She is, in short, everything you’d want in a leading character and damn funny and unwilling to take any crap into the bargain.

This means that even in the fiercest of battles and the most terrifying of situations that Eva is ready with a quip, a witty aside or a startling on-point observation laced with humour to a thigh-slappingly funny degree.

Pulling off this kind of writing, one that values narrative substance, character emotiveness and hilarity in equal measure is not easy by any measure but Valdes manages it with giddy, joyously involving aplomb, investing Prime Deceptions with as much sparkling, zesty humour as spine-tingling action and affecting heart and soul.

Eva and hew crew are all too aware that much of what happens to them at the hands of weird-ass aliens, mercenary criminal syndicates and mysterious possible forces for good such as the Forge (where her sister, with whom she has a complex relationship, works in classified secrecy) is strange as hell or just plain ridiculous but they take it seriously because, all jokes aside, their lives and that of many other people are on the line, and while quips and retorts are frankly damn well hilarious, they cannot an emotionally affecting plot make.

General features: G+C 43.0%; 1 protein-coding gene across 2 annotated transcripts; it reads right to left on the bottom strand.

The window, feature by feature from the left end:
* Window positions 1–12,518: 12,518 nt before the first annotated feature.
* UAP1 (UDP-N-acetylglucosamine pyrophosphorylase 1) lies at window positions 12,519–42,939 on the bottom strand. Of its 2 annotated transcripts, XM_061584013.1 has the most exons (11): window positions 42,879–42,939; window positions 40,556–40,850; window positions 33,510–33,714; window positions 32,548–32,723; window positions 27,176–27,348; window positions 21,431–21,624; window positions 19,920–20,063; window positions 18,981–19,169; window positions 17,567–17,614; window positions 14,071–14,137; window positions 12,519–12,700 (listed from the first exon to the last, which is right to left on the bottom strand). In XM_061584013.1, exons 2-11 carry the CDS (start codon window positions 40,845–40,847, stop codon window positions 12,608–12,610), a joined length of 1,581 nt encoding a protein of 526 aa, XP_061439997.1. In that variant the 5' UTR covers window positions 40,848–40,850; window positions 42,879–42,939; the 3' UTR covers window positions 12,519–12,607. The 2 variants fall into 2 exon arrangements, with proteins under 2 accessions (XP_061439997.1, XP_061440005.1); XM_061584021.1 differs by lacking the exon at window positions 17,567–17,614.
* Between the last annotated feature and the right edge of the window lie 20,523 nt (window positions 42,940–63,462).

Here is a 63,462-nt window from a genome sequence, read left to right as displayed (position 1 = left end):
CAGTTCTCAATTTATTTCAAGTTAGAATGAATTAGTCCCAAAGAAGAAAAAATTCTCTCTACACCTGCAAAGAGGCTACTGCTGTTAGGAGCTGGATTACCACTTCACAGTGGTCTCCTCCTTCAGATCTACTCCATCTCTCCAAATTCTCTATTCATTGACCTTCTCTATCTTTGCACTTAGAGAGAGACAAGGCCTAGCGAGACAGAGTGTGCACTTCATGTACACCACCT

So it is that in Prime Deceptions we are party to a story where The Forge contract Eva and her crew, who likes eating well and not being on the poverty line (somewhere they know all too well; they exist in a universe which is anything but altruistically benevolent), to find a missing scientist who can aid them in their ancient alien technology research and bring him back to tip the balance against the forces of evilness.